A large focus of Aktipis' work is cooperation in humans, focusing especially on helping behavior that occurs in times of need. Aktipis co-directs the Human Generosity Project with Lee Cronk of Rutgers University. Together with their team, Aktipis and Cronk study the relationship between biological and cultural influences on human generosity by using multiple methodologies such as field work, laboratory experiments, and computational models.[7]

Microbiome and human behavior[edit]

Microbes have access to many systems underlying human behavior.[8] In her lab, Aktipis and colleagues explore how the microbiome may play a role in eating and social behaviors.


Kombucha is a drink made by the fermentation of tea by symbiotic bacteria and yeast.[9] Aktipis uses this beverage to explore microbial resource exchange and to determine whether kombucha symbiosis is able to fight off pathogens that single species of microbes cannot.

Cancer and multicellular cooperation[edit]

Multicellular bodies are societies of cells that must cooperate and coordinate to contribute to organism fitness. Cancer represents a breakdown of multicellular cooperation.[10] Aktipis examines cancer through this lens, using evolutionary theory, computational modeling, and clinical collaborations. Her most recent work on cancer is through the Arizona Cancer and Evolution Center, where she co-leads Project 1: Organismal Evolution and Cancer Defenses and the Outreach Unit.[11]

Zombified podcast[edit]

Aktipis hosts the educational podcast Zombified, in which she talks about ways in which we are vulnerable to be controlled by organisms and factors outside ourselves and what that means for our future. It features interviews with ASU psychology department faculty, other ASU faculty, and scholars from outside ASU talking about forces beyond our control that affect our behavior. It covers diverse disciplines, including evolutionary biology, psychology, parasitology, microbiology, computer science, and more.[12]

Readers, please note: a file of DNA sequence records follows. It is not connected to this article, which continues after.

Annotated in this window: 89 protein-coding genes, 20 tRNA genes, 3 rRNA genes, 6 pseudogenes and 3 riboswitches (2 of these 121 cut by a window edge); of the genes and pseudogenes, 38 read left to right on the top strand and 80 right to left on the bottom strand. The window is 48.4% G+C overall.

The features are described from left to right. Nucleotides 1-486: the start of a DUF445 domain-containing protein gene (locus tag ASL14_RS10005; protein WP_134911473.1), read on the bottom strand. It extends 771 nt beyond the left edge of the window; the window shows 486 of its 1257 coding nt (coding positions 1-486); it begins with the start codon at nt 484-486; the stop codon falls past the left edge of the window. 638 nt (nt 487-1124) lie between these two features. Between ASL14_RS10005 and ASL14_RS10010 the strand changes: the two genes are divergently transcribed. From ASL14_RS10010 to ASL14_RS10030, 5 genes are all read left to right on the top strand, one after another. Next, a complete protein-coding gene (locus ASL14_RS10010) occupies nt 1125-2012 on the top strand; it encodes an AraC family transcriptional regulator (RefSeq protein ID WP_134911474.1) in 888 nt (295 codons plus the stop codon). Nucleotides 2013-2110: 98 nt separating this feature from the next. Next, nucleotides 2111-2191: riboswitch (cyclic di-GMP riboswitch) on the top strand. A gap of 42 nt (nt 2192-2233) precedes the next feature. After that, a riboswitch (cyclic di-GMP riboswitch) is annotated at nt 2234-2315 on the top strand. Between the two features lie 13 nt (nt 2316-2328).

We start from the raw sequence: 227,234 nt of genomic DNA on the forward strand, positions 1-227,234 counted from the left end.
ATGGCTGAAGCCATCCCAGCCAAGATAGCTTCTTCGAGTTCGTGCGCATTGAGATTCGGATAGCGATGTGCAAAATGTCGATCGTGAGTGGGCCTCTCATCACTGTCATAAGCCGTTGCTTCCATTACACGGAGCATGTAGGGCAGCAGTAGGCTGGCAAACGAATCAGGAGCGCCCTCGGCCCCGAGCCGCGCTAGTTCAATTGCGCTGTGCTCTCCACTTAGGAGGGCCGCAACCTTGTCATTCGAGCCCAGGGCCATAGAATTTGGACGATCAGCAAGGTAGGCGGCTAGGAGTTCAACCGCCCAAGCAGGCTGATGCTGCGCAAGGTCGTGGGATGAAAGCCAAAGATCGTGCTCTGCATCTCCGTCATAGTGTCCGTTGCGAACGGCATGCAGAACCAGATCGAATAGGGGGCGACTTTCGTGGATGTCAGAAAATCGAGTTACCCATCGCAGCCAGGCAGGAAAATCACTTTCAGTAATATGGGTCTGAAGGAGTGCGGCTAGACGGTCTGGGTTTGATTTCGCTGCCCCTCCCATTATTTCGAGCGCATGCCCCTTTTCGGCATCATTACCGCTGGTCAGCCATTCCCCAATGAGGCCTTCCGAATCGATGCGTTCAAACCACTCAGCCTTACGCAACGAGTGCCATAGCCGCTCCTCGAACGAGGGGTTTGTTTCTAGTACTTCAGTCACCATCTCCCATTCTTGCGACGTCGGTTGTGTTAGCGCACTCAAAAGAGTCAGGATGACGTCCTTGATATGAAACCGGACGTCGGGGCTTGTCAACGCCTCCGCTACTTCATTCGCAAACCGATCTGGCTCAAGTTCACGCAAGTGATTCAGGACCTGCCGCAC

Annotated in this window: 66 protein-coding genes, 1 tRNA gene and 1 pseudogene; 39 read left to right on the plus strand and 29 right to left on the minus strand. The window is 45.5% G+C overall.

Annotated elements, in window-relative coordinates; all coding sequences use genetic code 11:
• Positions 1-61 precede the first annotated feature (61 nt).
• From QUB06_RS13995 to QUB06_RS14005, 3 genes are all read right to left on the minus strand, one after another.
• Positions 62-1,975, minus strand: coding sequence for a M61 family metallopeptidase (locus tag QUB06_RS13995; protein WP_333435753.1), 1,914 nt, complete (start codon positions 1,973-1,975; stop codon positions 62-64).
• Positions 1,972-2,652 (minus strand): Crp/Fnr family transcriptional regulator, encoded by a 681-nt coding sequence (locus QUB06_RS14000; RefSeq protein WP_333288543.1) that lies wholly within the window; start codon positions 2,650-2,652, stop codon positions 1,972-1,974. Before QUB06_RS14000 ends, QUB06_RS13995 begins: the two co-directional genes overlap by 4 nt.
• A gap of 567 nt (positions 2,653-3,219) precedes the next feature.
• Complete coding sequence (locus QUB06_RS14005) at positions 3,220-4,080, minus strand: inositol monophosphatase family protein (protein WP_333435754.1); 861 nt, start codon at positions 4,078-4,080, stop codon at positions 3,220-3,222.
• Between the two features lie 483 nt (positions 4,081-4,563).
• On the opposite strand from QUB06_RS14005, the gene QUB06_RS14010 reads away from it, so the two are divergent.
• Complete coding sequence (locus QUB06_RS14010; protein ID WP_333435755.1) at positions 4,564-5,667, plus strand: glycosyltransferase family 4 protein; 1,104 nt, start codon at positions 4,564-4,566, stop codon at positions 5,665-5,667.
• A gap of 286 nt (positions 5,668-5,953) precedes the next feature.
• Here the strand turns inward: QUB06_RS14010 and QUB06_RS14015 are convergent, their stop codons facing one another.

Channel Zed[edit]

Aktipis has created an educational TV channel in response to the challenges of hosting an in-person conference during the COVID-19 pandemic. Channel Zed is home to interactive livestream shows about how to survive and thrive in the apocalypse[clarification needed]. As a think tank where scholars, artists, practitioners, and thought leaders come together, Channel Zed provides opportunities to grapple with humanity's most challenging threats while celebrating examples of resilience and strength. Channel Zed covers current events, lifestyle programming, emergency medicine and survival, history, culture, and other topics.[13]

Selected publications[edit]

Selected talks[edit]


  1. ^ "Athena Aktipis | The Biodesign Institute | ASU". Archived from the original on August 21, 2017.
  2. ^ "Cancer and the transformation of life: An Interview with Athena Aktipis – The Evolution Institute". January 8, 2016. Archived from the original on May 14, 2018.
  3. ^ Aktipis, Athena (March 24, 2020). The Cheating Cell: How Evolution Helps Us Understand and Treat Cancer. Princeton University Press. ISBN 9780691163840.
  4. ^ "Athena Aktipis".[dead link]
  5. ^ "Cooperation in the Apocalypse".[self-published source]
  6. ^ "Interdisciplinary Cooperation Initiative (ICI)".[self-published source]
  7. ^ "The Human Generosity Project". Archived from the original on May 12, 2018.[self-published source]
  8. ^ Zimmer, Carl (August 14, 2014). "Our Microbiome May Be Looking Out for Itself". The New York Times. Archived from the original on June 12, 2018.
  9. ^ "What is Kombucha". Archived from the original on June 12, 2018.[self-published source]
  10. ^ Johnson, George (July 27, 2015). "Cellular 'Cheaters' Give Rise to Cancer". The New York Times. Archived from the original on June 12, 2018.
  11. ^ "Arizona Cancer and Evolution Center". Archived from the original on August 15, 2018.
  12. ^ "Zombified Podcast".[self-published source]
  13. ^ "Channel Zed".[self-published source]

External links[edit]